Analysing the Employment Discrimination Phenomena in China From an International Human Rights Perspective -- Focusing on Hepatitis B-Based Discrimination

University essay from Lunds universitet/Juridiska institutionen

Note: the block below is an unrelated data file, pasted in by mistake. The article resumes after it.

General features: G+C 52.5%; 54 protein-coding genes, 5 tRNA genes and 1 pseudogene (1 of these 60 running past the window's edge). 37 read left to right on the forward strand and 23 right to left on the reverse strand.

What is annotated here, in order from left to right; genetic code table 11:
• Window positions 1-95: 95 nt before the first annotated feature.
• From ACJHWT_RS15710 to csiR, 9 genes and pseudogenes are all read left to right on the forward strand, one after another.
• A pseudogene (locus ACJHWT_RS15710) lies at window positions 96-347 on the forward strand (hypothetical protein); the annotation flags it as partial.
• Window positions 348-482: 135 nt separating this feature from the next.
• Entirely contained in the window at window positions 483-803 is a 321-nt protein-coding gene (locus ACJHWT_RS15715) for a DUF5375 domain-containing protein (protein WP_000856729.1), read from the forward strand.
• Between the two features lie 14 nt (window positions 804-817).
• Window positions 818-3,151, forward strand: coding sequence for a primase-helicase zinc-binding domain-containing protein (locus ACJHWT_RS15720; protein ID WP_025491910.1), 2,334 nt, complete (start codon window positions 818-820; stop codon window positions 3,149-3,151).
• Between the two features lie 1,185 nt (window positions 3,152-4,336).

Abstract: As stated in Article 26 of ICCPR, ''all persons are equal before the law and are entitled without any discrimination to the equal protection of the law.'' The pursuit of equality and non-discrimination has been widely accepted not only as a formal principle but also binding substantive human rights. In 2003, the first Global Report by ILO on discrimination, Time for equality at work, stressed that the workplace-''be it a factory, an office, a farm or the street-was a strategic entry point to free society from discrimination.'' ILO: ''Time for equality at work'', Global Report under the follow- up to the ILO Declaration on Fundamental principles and Rights at work, Report I (B), International Labour Conference, 91st Session, Geneva, 2003, para.11. China had implemented an equal economic policy since 1949, however, in the field of employment and occupation, people from different social origins did not equally enjoy the same opportunity due to the Hukou registration system. Since introducing market economy reforms in 1979, the employment discrimination has even deteriorated. ''Trade, financial liberalization and fiscal policies that were meant to create a more level playing field for healthy market competition, have not always resulted in more equal social outcomes or greater solidarity among individuals and groups of workers.'' ILO: ''Equality at work: Tackling the challenge''s, Global Report under the follow- up to the ILO Declaration on Fundamental principles and Rights at work, International Labour Conference, 96th Session, Geneva, 2007, p2, para 13. The reason is that it has been aggravated by the rapid economic growth, coupled with lack of established mechanisms to deal with it, plus the surplus labour force of China due to large population. The purpose of this thesis is therefore to scrutinise the phenomenon of employment discrimination in China from the perspective of international human rights law, and focus on one of the most serious kinds of discrimination: Hepatitis B-Based discrimination. The following issues need to be addressed. First, what is discrimination? What are the international standards on discrimination at workplace? And what is direct and indirect discrimination, what does not constitute discrimination? Why is it important to eliminate discrimination at the workplace in China? What is the influence after China's ratification and accession to the ILO Convention concerning Discrimination in respect of Employment and Occupation in 2006? Next the paper proceeds to an overview of employment discrimination in China and analyses five types of main employment discriminations. Third, the paper wants to focus on the discrimination based on Hepatitis B, which is considered the most serious one in all types of employment discrimination in China. More than 120 million Chinese, about 10% of the population, carry the Hepatitis B virus. World Health Organization (WHO) 2006, ''Country Cooperation of Strategy at a Glance'' , ''Even the 2004 Law on the Prevention and Treatment of Infectious Diseases-seen as a significant step forward by prohibiting discrimination on the basis of infectious diseases-did not specifically mention Hepatitis B, nor is its anti- discrimination provision echoed in the Labour Law.'' Bonny Ling and Wing Lam, ''Hepatitis B: A Catalyst For Anti-Discrimination Reforms?'' Therefore, this chapter states its manifestation, negative influence, the reason it persists, and the way to address it. Fourth, the paper does case study analysing on Zhang Xianzhu v Wuhu Personnel Bureau-the first litigation on Hepatitis B and three other Hepatitis B-Based Discrimination cases in China. Finally, the paper draws conclusions on what should to be done after examination of the Chinese situation comparing with the international standard, what is the significance of addressing employment discrimination in China and in what lies in the future for addressing employment discrimination in China?

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